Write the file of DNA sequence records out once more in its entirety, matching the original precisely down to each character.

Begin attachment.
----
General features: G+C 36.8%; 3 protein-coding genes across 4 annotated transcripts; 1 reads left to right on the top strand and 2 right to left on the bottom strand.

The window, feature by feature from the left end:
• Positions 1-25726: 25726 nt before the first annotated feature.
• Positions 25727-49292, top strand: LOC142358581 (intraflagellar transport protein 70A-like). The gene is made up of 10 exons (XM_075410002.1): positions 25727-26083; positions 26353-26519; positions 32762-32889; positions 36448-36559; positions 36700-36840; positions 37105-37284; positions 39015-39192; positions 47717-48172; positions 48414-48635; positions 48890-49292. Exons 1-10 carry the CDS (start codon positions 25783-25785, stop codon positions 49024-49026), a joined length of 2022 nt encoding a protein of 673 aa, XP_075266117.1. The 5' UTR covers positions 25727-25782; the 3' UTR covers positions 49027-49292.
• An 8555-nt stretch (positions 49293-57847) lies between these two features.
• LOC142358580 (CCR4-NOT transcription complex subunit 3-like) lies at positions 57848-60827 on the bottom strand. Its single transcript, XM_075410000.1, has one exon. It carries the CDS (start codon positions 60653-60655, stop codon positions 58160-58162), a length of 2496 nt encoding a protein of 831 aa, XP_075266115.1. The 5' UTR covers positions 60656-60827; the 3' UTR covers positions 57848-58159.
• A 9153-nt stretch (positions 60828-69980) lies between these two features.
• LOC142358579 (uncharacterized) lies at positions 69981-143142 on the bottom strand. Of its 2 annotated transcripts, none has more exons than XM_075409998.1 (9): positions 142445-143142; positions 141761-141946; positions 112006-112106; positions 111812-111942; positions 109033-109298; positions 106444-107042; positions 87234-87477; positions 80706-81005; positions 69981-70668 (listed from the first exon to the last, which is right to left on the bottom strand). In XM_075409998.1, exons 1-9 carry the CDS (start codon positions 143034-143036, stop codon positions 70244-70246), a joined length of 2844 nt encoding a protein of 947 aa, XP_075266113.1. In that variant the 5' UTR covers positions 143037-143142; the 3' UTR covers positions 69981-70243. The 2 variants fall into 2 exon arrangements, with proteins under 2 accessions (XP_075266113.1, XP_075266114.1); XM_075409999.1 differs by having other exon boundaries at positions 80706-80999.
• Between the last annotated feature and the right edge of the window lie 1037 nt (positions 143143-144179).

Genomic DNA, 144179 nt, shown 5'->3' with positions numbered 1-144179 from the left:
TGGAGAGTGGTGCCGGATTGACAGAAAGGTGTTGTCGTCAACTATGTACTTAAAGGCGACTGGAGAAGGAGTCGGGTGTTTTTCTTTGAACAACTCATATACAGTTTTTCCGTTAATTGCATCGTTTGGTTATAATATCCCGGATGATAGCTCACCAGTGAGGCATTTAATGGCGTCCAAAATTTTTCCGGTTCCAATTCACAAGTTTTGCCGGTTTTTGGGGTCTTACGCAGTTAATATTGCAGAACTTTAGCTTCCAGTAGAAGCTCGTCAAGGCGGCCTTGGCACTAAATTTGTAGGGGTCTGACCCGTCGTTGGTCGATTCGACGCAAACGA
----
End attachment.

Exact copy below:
General features: G+C 36.8%; 3 protein-coding genes across 4 annotated transcripts; 1 reads left to right on the top strand and 2 right to left on the bottom strand.

The window, feature by feature from the left end:
• Positions 1-25726: 25726 nt before the first annotated feature.
• Positions 25727-49292, top strand: LOC142358581 (intraflagellar transport protein 70A-like). The gene is made up of 10 exons (XM_075410002.1): positions 25727-26083; positions 26353-26519; positions 32762-32889; positions 36448-36559; positions 36700-36840; positions 37105-37284; positions 39015-39192; positions 47717-48172; positions 48414-48635; positions 48890-49292. Exons 1-10 carry the CDS (start codon positions 25783-25785, stop codon positions 49024-49026), a joined length of 2022 nt encoding a protein of 673 aa, XP_075266117.1. The 5' UTR covers positions 25727-25782; the 3' UTR covers positions 49027-49292.
• An 8555-nt stretch (positions 49293-57847) lies between these two features.
• LOC142358580 (CCR4-NOT transcription complex subunit 3-like) lies at positions 57848-60827 on the bottom strand. Its single transcript, XM_075410000.1, has one exon. It carries the CDS (start codon positions 60653-60655, stop codon positions 58160-58162), a length of 2496 nt encoding a protein of 831 aa, XP_075266115.1. The 5' UTR covers positions 60656-60827; the 3' UTR covers positions 57848-58159.
• A 9153-nt stretch (positions 60828-69980) lies between these two features.
• LOC142358579 (uncharacterized) lies at positions 69981-143142 on the bottom strand. Of its 2 annotated transcripts, none has more exons than XM_075409998.1 (9): positions 142445-143142; positions 141761-141946; positions 112006-112106; positions 111812-111942; positions 109033-109298; positions 106444-107042; positions 87234-87477; positions 80706-81005; positions 69981-70668 (listed from the first exon to the last, which is right to left on the bottom strand). In XM_075409998.1, exons 1-9 carry the CDS (start codon positions 143034-143036, stop codon positions 70244-70246), a joined length of 2844 nt encoding a protein of 947 aa, XP_075266113.1. In that variant the 5' UTR covers positions 143037-143142; the 3' UTR covers positions 69981-70243. The 2 variants fall into 2 exon arrangements, with proteins under 2 accessions (XP_075266113.1, XP_075266114.1); XM_075409999.1 differs by having other exon boundaries at positions 80706-80999.
• Between the last annotated feature and the right edge of the window lie 1037 nt (positions 143143-144179).

Genomic DNA, 144179 nt, shown 5'->3' with positions numbered 1-144179 from the left:
TGGAGAGTGGTGCCGGATTGACAGAAAGGTGTTGTCGTCAACTATGTACTTAAAGGCGACTGGAGAAGGAGTCGGGTGTTTTTCTTTGAACAACTCATATACAGTTTTTCCGTTAATTGCATCGTTTGGTTATAATATCCCGGATGATAGCTCACCAGTGAGGCATTTAATGGCGTCCAAAATTTTTCCGGTTCCAATTCACAAGTTTTGCCGGTTTTTGGGGTCTTACGCAGTTAATATTGCAGAACTTTAGCTTCCAGTAGAAGCTCGTCAAGGCGGCCTTGGCACTAAATTTGTAGGGGTCTGACCCGTCGTTGGTCGATTCGACGCAAACGA